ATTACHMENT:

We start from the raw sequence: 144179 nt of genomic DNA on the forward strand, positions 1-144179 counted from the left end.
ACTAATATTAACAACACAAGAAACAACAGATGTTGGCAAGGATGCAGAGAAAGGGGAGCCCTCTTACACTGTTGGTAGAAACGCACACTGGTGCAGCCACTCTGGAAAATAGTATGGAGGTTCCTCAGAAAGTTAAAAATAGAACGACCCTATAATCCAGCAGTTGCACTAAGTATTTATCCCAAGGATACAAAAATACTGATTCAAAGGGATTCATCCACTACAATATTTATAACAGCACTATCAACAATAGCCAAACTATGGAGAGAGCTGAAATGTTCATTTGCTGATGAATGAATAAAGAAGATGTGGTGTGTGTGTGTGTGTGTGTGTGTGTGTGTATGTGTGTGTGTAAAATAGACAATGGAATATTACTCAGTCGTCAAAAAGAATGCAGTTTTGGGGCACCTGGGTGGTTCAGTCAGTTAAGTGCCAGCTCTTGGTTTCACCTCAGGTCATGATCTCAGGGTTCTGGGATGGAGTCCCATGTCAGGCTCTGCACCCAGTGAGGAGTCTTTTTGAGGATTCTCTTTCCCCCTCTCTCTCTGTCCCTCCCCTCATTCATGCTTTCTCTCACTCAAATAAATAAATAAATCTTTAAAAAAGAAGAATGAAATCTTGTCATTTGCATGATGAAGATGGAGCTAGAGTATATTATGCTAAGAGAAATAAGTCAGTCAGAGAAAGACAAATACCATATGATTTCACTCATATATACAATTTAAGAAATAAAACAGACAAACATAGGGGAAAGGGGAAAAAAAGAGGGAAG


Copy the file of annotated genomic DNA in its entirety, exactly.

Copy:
We start from the raw sequence: 144179 nt of genomic DNA on the forward strand, positions 1-144179 counted from the left end.
ACTAATATTAACAACACAAGAAACAACAGATGTTGGCAAGGATGCAGAGAAAGGGGAGCCCTCTTACACTGTTGGTAGAAACGCACACTGGTGCAGCCACTCTGGAAAATAGTATGGAGGTTCCTCAGAAAGTTAAAAATAGAACGACCCTATAATCCAGCAGTTGCACTAAGTATTTATCCCAAGGATACAAAAATACTGATTCAAAGGGATTCATCCACTACAATATTTATAACAGCACTATCAACAATAGCCAAACTATGGAGAGAGCTGAAATGTTCATTTGCTGATGAATGAATAAAGAAGATGTGGTGTGTGTGTGTGTGTGTGTGTGTGTGTGTATGTGTGTGTGTAAAATAGACAATGGAATATTACTCAGTCGTCAAAAAGAATGCAGTTTTGGGGCACCTGGGTGGTTCAGTCAGTTAAGTGCCAGCTCTTGGTTTCACCTCAGGTCATGATCTCAGGGTTCTGGGATGGAGTCCCATGTCAGGCTCTGCACCCAGTGAGGAGTCTTTTTGAGGATTCTCTTTCCCCCTCTCTCTCTGTCCCTCCCCTCATTCATGCTTTCTCTCACTCAAATAAATAAATAAATCTTTAAAAAAGAAGAATGAAATCTTGTCATTTGCATGATGAAGATGGAGCTAGAGTATATTATGCTAAGAGAAATAAGTCAGTCAGAGAAAGACAAATACCATATGATTTCACTCATATATACAATTTAAGAAATAAAACAGACAAACATAGGGGAAAGGGGAAAAAAAGAGGGAAG